Rode Mics – The Rise of Battery Powered On Camera Microphones

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Since the beginning of the DSLR camera revolution, Rode mics have without a doubt become the standard for on camera microphones.

But as consumer and professional camera gear have rapidly merged paths in recent years, battery powered mics have begun to replace traditional on-camera shotguns that use XLR connections and require phantom power.

In this article, we’ll take a look at a brief history of Rode’s on camera mics, and we dive into a few new microphones that are changing how video producers and filmmakers are approaching their camera audio solutions.

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Rode VideoMic and VideoMic Pro

As the story goes, the original Rode VideoMic was released in 2004, when Rode’s founder Peter Freedman wanted to create a microphone for his personal MiniDV camera, to record his son’s rugby matches.

Only a few years later, the Canon 5D mkII launched an entire new generation of filmmakers, and with them, a need for portable audio recording that was suited for DSLRs. Røde’s 50 year history was significantly shaped by the 5D mkII, along with the rest of the filmmaking industry.

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Initially the 5D mkII, and subsequently the 7D, had auto gain built into the camera, which necessitated a dual system sound solution separate from the camera. This limitation popularized the ubiquitous Zoom H4N pocket recorder, as well as the PluralEyes software companion for syncing audio in post production (PluralEyes is now a part of Red Giant). Also, hand claps enjoyed a brief resurgence.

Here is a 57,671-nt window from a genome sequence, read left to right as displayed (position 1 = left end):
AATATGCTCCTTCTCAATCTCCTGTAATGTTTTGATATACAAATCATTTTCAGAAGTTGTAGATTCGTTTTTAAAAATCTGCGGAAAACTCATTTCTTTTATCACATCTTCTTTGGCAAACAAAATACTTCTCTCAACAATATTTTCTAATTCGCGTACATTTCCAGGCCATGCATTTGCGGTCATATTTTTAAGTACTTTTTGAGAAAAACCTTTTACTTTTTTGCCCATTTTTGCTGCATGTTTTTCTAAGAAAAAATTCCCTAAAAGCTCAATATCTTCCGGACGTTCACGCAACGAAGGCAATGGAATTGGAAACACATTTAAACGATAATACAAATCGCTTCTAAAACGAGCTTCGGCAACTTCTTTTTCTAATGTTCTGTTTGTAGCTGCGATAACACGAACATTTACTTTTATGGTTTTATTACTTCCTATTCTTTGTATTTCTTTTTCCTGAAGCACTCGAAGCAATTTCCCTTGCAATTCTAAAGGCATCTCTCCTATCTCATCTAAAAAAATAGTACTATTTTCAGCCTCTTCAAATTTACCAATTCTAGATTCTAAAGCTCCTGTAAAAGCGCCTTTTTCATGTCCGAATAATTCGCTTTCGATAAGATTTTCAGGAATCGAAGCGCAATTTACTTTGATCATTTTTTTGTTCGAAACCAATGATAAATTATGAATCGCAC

Later, the Magic Lantern third party firmware hack enabled the VideoMic to be used on Canon’s DSLRs, recording directly into the camera. The software essentially sent a static signal to one of the camera’s internal stereo channels, which stabilized the auto gain function.

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Headphone monitoring was still limited, however. When we used the Canon 60D extensively for our PBS documentaries – which were some of the first DSLR-shot programs to air on public television, believe it or not – we used this Sescom cable that hacked the AV out port in order to send an audio signal to headphones, and Magic Lantern routed the video signal back to the camera’s LCD screen.

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Earlier days of using the Rode VideoMic Pro on a DSLR Glidecam

In 2010, Rode came out with the VideoMic Pro, which was smaller than the original, it had a unique shock mount system, and most importantly, it featured a -10db and a +20db setting that allowed DSLR filmmakers to skip their camera’s internal preamps and limited leveling controls.

Now, on camera mics could be used for a wide variety of shooting scenarios, from loud live music performances, to quieter moments with just a filmmaker and a subject. This development, plus the rise of Sennheiser’s G2 and G3 affordable wireless lavalier system, enabled video producers to shoot entire films on their DSLRs, from interviews to B-roll. Without mixers, or dual system sound, or traditional XLR microphones that required preamps for power.

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Rode VideoMic Pro original and updated version with Lyre shockmount

DSLR Filmmaking goes mainstream

At this point, the Rode VideoMic Pro became such an essential accessory to DSLR filmmakers that many store kits included one in their basic camera package.

When we toured around the country training PBS station producers in DSLR filmmaking techniques, many stations were eagerly buying complete kits that included a camera, a VideoMic Pro, a set of photo zoom lenses or primes (depending on who they got their recommendations from), a video monopod or a rod-based shoulder rig, and a pair of LitePanels LEDs. And one variable ND filter.

shooting with Canon XC10 and Rode VideoMic Pro mic